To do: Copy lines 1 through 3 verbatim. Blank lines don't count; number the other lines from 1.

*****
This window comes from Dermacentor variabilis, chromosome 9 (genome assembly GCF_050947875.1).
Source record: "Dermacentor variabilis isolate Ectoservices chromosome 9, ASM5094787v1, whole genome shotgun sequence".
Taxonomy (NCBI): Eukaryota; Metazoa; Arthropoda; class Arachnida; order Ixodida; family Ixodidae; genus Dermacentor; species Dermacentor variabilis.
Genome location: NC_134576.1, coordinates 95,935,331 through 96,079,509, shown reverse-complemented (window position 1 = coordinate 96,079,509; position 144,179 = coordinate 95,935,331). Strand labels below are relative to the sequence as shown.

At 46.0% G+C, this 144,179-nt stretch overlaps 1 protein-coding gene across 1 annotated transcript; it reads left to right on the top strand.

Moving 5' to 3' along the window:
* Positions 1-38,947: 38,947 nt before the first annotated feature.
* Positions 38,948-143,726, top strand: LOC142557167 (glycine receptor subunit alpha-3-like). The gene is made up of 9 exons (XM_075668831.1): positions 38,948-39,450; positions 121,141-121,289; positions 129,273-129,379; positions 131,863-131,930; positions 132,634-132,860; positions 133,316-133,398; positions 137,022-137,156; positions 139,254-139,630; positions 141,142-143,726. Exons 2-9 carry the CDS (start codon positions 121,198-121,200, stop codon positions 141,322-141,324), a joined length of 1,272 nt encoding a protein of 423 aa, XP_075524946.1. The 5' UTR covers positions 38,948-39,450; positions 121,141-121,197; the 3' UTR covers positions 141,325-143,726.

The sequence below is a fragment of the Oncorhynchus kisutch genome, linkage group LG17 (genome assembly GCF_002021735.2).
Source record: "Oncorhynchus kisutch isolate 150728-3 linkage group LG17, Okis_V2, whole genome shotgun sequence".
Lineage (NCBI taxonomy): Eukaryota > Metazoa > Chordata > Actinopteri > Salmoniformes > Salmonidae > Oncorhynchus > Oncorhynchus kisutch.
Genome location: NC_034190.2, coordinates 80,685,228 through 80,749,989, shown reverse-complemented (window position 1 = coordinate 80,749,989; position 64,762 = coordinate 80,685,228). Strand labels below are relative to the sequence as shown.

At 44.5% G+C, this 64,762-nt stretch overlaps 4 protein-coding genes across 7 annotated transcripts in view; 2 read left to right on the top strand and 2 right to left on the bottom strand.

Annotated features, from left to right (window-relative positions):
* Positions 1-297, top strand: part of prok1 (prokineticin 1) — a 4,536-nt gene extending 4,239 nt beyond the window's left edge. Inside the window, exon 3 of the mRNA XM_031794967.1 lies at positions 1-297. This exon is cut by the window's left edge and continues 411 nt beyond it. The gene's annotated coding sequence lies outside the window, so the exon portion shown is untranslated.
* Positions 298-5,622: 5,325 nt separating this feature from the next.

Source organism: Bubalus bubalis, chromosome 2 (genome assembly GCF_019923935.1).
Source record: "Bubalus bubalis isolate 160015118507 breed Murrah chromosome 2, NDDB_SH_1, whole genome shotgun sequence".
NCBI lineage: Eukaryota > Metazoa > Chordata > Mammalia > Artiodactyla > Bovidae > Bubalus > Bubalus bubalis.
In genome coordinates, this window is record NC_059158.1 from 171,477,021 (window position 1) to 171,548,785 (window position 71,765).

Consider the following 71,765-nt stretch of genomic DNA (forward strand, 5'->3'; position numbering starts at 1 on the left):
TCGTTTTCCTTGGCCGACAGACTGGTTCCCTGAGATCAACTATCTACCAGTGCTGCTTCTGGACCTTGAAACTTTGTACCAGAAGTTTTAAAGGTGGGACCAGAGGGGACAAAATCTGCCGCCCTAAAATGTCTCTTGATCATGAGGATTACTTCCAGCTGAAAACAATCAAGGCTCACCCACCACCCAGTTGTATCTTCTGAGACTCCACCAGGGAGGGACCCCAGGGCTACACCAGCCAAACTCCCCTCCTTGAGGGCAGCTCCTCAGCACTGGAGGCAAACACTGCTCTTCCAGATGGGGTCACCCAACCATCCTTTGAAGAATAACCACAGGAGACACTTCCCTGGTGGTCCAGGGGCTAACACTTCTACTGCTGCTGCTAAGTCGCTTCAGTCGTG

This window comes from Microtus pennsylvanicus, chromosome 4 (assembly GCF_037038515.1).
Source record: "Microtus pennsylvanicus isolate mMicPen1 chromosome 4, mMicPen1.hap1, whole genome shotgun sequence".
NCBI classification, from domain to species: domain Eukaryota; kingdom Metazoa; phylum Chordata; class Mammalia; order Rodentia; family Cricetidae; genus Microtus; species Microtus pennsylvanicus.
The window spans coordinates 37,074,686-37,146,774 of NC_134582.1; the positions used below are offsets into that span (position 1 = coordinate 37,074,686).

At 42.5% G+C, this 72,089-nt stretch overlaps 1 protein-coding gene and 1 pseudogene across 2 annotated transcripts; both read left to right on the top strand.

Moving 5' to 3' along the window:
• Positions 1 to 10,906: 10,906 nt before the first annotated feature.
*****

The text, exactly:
This window comes from Dermacentor variabilis, chromosome 9 (genome assembly GCF_050947875.1).
Source record: "Dermacentor variabilis isolate Ectoservices chromosome 9, ASM5094787v1, whole genome shotgun sequence".
Taxonomy (NCBI): Eukaryota; Metazoa; Arthropoda; class Arachnida; order Ixodida; family Ixodidae; genus Dermacentor; species Dermacentor variabilis.